package main

import (

func main() {

func passArguments() string {
    username := flag.String("user", "root", "Username for this server")
    fmt.Printf("Your username is %q.", *username)

    usernameToString := *username
    return usernameToString

Passing an argument to the compiled code:

./args -user=bla

results in:

Your username is "bla"

the username that has been passed is displayed.

Aim: in order to prevent that the code needs to be build and run manually every time to test the code the aim is to write a test that is able to test the passing of arguments.


Running the following test:

package main

import (

func TestArgs(t *testing.T) {
    expected := "bla"
    os.Args = []string{"-user=bla"}

    actual := passArguments()

    if actual != expected {
        t.Errorf("Test failed, expected: '%s', got:  '%s'", expected, actual)

results in:

Your username is "root".Your username is "root".--- FAIL: TestArgs (0.00s)
    args_test.go:15: Test failed, expected: 'bla', got:  'root'
coverage: 87.5% of statements
FAIL    tool    0.008s


It looks like that the os.Args = []string{"-user=bla is not able to pass this argument to the function as the outcome is root instead of bla

  • 3
    Have you tried os.Args = []string{"cmd", "-user=bla"}? Remember the very first value in os.Args is a (path to) executable itself. – tomasz Nov 15 '15 at 18:48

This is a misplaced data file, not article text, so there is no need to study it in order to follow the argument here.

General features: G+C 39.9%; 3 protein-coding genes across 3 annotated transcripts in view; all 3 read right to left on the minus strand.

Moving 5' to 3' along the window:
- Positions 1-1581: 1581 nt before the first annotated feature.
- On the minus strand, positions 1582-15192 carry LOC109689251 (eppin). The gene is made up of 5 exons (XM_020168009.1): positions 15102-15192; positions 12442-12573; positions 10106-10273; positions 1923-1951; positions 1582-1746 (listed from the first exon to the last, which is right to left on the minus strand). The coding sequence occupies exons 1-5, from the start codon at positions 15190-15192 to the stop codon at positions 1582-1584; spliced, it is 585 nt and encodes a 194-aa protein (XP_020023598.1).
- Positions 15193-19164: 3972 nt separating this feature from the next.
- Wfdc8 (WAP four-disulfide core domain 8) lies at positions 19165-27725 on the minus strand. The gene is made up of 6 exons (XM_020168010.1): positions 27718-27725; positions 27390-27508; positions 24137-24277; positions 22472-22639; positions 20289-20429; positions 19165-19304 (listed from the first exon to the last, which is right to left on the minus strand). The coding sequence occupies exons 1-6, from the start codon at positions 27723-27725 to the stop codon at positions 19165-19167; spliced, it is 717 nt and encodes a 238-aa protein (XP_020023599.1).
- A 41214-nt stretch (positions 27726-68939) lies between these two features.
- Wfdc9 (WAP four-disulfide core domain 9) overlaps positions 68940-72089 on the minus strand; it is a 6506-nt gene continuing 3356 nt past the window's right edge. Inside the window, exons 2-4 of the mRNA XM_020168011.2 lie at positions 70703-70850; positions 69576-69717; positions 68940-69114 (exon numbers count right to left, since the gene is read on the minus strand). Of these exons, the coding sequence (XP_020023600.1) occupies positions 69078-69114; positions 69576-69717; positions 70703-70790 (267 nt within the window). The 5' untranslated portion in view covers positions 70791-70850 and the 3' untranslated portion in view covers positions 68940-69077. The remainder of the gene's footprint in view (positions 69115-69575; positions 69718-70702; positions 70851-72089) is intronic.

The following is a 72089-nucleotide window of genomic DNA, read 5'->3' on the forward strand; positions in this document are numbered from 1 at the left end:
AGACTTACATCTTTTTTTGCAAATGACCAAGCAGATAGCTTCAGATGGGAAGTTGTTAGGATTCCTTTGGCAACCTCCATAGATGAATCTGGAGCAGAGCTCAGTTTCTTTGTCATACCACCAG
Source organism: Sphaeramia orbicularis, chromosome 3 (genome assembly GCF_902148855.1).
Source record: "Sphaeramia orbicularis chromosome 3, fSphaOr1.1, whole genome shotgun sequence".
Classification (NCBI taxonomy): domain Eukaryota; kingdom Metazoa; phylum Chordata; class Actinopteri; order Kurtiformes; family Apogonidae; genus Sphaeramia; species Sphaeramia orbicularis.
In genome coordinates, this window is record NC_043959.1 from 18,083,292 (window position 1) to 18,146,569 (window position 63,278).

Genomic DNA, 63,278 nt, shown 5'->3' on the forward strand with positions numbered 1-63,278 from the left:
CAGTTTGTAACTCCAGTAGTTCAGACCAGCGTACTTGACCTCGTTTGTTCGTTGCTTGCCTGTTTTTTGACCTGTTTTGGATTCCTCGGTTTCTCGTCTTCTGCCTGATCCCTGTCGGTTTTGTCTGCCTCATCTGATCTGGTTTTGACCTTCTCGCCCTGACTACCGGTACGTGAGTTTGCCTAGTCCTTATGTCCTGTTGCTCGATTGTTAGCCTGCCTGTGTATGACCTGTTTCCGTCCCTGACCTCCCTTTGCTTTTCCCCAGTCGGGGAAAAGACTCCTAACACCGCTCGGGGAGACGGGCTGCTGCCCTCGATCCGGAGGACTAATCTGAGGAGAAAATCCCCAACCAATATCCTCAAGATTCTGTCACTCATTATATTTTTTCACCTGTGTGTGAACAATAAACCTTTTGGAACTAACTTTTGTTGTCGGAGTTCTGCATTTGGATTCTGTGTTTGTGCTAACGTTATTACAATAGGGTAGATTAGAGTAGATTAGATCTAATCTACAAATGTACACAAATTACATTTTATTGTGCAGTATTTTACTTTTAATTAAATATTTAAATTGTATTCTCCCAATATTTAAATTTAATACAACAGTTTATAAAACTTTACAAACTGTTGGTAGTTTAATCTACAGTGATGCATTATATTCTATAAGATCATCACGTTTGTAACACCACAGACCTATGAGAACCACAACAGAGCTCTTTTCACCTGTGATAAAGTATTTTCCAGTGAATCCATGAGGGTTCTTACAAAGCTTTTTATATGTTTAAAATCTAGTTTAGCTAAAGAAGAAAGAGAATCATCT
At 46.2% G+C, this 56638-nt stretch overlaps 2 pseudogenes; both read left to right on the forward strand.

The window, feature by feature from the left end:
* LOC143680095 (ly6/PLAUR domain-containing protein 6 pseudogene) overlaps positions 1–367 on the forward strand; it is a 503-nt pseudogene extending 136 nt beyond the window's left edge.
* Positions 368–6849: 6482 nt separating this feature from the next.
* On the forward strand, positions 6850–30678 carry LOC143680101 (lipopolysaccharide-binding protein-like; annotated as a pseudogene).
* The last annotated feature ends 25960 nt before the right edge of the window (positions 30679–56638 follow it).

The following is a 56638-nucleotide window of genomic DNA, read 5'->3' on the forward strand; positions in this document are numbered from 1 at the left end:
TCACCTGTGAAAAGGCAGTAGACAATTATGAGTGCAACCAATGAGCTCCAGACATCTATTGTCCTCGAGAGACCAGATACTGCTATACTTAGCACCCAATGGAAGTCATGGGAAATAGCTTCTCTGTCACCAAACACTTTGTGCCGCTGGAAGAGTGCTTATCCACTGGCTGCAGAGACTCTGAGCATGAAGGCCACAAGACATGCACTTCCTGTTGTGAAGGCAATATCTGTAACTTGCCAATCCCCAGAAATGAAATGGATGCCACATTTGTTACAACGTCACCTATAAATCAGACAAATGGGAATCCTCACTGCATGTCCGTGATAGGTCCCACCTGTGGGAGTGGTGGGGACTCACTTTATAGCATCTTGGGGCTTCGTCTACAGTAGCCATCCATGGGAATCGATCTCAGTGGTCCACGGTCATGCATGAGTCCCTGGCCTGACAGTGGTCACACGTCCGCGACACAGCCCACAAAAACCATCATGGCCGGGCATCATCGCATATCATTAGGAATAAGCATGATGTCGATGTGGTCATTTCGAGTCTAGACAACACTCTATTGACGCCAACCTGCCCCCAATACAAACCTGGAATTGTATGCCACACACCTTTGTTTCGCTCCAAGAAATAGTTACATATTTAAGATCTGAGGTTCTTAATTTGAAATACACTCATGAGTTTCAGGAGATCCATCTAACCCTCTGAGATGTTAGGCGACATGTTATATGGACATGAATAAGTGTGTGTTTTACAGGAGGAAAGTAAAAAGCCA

• @tomasz This works. Thank you. args_test.go:16: Test failed, expected: 'bla', got: 'bla2' – 030 Nov 15 '15 at 18:51
  • @tomasz Could you post your comment as an answer as it answers the question – 030 Nov 15 '15 at 18:56

Per my comment, the very first value in os.Args is a (path to) executable itself, so os.Args = []string{"cmd", "-user=bla"} should fix your issue. You can take a look at flag test from the standard package where they're doing something similar.

Also, as os.Args is a "global variable", it might be a good idea to keep the state from before the test and restore it after. Similarly to the linked test:

oldArgs := os.Args
defer func() { os.Args = oldArgs }()

This might be useful where other tests are, for example, examining the real arguments passed when evoking go test.

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